Jackson traveled to Seattle on Tuesday to visit the Seahawks and take a physical with the two-time reigning NFC champions.
Seahawks coach Pete Carroll confirmed that Jackson was visiting with the organization but said no deal had been reached as of Tuesday afternoon.
"This is a visit for us. This isn't a signing," Carroll said. "This is a visit for us with Fred. We have tremendous respect for this player. He's got obviously a wealth of background. He's tough, he's smart, he's sharp.
"So we need to see where he is right now at 34 years old and see what he looks like. He's got a big physical coming up today, and we'll talk to him later. For those of you that have already made the decision on what's going on, we have not made that decision at all at this point. But we love that he's here, and we're trying to just get our ducks in a row for what may be necessary later on."
Jackson, an eight-year veteran, became a free agent Monday, when the Bills cut the respected team leader and fan favorite.
Jackson and Lynch have been close friends since 2007, when both broke into the NFL with the Bills. Lynch was Buffalo's first-round pick, and Jackson made the Bills' roster after spending the previous year on the team's practice squad.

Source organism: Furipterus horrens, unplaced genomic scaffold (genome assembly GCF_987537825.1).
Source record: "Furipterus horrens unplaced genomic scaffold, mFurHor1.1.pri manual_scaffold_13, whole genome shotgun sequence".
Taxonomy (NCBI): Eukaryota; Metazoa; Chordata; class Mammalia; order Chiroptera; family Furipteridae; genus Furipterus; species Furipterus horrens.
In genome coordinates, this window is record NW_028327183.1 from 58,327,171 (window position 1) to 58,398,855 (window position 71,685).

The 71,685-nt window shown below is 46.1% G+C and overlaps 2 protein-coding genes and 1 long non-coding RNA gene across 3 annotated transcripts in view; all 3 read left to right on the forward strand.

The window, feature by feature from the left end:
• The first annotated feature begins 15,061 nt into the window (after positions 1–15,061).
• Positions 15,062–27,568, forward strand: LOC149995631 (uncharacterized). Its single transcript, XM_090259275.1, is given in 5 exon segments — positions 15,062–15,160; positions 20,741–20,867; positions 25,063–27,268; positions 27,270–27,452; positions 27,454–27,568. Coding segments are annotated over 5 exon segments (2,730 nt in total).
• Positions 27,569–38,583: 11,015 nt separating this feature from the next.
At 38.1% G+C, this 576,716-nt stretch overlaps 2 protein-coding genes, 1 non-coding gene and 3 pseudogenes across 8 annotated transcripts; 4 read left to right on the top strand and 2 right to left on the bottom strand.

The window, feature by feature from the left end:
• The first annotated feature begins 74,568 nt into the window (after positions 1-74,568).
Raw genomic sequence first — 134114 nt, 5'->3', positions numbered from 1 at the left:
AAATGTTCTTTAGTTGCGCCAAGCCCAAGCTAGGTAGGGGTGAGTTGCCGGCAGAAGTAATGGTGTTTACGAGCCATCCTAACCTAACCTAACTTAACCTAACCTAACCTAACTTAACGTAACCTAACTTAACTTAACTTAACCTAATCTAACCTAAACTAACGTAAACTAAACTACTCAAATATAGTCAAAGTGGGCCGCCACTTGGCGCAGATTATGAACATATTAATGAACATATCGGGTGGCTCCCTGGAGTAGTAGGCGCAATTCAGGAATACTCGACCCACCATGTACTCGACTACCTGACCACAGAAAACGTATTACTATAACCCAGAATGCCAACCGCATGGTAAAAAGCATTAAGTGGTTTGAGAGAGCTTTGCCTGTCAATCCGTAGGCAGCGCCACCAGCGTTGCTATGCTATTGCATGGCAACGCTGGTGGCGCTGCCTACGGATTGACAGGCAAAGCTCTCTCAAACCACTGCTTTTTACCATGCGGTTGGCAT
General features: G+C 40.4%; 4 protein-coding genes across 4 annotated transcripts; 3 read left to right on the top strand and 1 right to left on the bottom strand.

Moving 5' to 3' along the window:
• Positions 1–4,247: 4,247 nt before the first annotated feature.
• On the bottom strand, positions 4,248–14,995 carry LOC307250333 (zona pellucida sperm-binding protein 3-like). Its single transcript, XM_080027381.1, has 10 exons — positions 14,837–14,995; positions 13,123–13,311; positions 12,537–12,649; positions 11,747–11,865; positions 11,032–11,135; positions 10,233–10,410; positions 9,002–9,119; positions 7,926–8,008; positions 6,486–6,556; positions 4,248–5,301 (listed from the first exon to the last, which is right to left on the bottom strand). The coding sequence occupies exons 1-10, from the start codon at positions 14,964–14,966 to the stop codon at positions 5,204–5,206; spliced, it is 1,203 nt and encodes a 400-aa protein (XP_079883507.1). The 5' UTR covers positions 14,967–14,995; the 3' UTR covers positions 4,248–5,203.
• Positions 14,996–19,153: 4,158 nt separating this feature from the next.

The two shared starting duties during the 2009 season, and Jackson took over as the starter after the Bills traded Lynch to Seattle.
The two have stayed in touch, with Jackson noting that he and Lynch exchange texts regularly. At age 34, Jackson was the league's oldest running back last season.
The Bills restocked their backfield by acquiring LeSean McCoy in a trade with the Philadelphia Eagles in March. Jackson also was set to make a $2.5 million base salary in the final season of his contract, a price that was deemed expensive for a backup.
Although slowed by injuries the past few years, Jackson is a versatile rusher and receiver as well as a dependable blocker. Jackson's 5,646 rushing yards rank third in Bills history; he is fourth with 30 rushing touchdowns.
ESPN Seahawks reporter Sheil Kapadia and The Associated Press contributed to this report.